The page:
Hockey Scores today could help you stay in shape, according to a new study.
Researchers at The Ohio State University and the University of Michigan used a new algorithm developed by a group of researchers led by David C. Smith to measure changes in cardiovascular fitness after a workout.
The study was published in the journal Preventive Medicine.
The researchers found that exercise increased cardiovascular fitness by up to 12 percent.
Exercise that increased cardiovascular performance was associated with an average increase in heart rate of up to 4.5 beats per minute, they found.
Exercise intensity was associated to an average decrease in heart rates of 1.7 beats per min, the researchers reported.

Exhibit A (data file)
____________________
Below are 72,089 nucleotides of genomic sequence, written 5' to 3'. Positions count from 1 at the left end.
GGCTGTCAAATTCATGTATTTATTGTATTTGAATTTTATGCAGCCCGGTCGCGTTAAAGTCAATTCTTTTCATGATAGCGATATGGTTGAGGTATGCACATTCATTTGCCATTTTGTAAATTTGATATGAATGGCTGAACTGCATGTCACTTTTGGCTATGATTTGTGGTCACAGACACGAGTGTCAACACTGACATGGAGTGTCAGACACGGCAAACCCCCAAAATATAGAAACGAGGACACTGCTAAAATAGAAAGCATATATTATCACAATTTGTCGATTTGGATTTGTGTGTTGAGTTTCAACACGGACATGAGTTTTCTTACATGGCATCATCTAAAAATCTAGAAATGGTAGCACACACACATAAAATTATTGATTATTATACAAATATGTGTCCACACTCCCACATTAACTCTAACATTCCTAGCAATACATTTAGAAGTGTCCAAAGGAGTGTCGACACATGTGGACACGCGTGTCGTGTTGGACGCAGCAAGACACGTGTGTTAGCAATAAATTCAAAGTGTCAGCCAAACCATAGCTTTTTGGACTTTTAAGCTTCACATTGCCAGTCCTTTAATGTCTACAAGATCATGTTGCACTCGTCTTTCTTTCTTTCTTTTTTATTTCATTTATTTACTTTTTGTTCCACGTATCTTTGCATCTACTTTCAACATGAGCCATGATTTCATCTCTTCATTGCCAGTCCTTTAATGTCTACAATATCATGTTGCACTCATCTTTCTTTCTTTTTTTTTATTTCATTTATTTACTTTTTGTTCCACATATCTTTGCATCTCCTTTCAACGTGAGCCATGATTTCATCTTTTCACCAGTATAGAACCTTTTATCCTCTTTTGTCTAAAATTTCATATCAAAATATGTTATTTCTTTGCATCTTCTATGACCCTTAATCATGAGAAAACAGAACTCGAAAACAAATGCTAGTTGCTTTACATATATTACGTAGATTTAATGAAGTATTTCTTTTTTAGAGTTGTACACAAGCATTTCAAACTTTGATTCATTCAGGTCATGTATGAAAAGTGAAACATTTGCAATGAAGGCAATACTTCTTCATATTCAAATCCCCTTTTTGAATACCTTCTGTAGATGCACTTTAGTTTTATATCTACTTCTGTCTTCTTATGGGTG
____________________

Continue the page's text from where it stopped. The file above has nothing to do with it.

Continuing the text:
The new algorithm used a modified version of a fitness score called a fitness factor, or the number of exercises you did per day.
The new algorithm allowed the researchers to measure how exercise changed heart rate during the workout.
“The study shows that exercise is not just a workout,” Smith said.
“It’s a lifestyle change.
We need to be more engaged in our lifestyles, more active and more physically active.
It has a significant impact on our health and well-being.
It’s something we need to take seriously.”
Smith is a research fellow at The Johns Hopkins University School of Public Health and a professor at Ohio State.
He is also the co-founder of Fitness.com, a fitness site that provides a personalized fitness guide and workout plan.